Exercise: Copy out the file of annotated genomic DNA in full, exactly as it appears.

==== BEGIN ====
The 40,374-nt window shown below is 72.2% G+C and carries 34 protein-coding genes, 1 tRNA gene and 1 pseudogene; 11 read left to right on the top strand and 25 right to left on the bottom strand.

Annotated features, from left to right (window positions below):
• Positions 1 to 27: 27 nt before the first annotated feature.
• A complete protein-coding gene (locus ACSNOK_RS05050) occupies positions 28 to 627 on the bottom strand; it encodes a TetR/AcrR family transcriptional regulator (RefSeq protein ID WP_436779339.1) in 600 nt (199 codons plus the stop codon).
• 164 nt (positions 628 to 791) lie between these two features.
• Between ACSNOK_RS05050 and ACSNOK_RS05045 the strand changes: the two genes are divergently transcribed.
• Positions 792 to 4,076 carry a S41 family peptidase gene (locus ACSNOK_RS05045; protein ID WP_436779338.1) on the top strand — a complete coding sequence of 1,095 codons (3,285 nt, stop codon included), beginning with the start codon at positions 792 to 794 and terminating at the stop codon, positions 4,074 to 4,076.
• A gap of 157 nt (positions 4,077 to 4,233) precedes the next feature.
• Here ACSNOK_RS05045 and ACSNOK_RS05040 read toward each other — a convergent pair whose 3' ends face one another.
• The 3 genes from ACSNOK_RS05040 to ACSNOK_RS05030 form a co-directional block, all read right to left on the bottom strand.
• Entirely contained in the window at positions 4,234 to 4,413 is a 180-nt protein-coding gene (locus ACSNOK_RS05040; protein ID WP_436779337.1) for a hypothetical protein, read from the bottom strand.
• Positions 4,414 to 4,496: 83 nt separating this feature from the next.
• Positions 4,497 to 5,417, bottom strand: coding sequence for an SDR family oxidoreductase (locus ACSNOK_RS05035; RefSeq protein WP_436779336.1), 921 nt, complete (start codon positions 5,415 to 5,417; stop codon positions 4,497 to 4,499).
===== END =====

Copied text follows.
The 40,374-nt window shown below is 72.2% G+C and carries 34 protein-coding genes, 1 tRNA gene and 1 pseudogene; 11 read left to right on the top strand and 25 right to left on the bottom strand.

Annotated features, from left to right (window positions below):
• Positions 1 to 27: 27 nt before the first annotated feature.
• A complete protein-coding gene (locus ACSNOK_RS05050) occupies positions 28 to 627 on the bottom strand; it encodes a TetR/AcrR family transcriptional regulator (RefSeq protein ID WP_436779339.1) in 600 nt (199 codons plus the stop codon).
• 164 nt (positions 628 to 791) lie between these two features.
• Between ACSNOK_RS05050 and ACSNOK_RS05045 the strand changes: the two genes are divergently transcribed.
• Positions 792 to 4,076 carry a S41 family peptidase gene (locus ACSNOK_RS05045; protein ID WP_436779338.1) on the top strand — a complete coding sequence of 1,095 codons (3,285 nt, stop codon included), beginning with the start codon at positions 792 to 794 and terminating at the stop codon, positions 4,074 to 4,076.
• A gap of 157 nt (positions 4,077 to 4,233) precedes the next feature.
• Here ACSNOK_RS05045 and ACSNOK_RS05040 read toward each other — a convergent pair whose 3' ends face one another.
• The 3 genes from ACSNOK_RS05040 to ACSNOK_RS05030 form a co-directional block, all read right to left on the bottom strand.
• Entirely contained in the window at positions 4,234 to 4,413 is a 180-nt protein-coding gene (locus ACSNOK_RS05040; protein ID WP_436779337.1) for a hypothetical protein, read from the bottom strand.
• Positions 4,414 to 4,496: 83 nt separating this feature from the next.
• Positions 4,497 to 5,417, bottom strand: coding sequence for an SDR family oxidoreductase (locus ACSNOK_RS05035; RefSeq protein WP_436779336.1), 921 nt, complete (start codon positions 5,415 to 5,417; stop codon positions 4,497 to 4,499).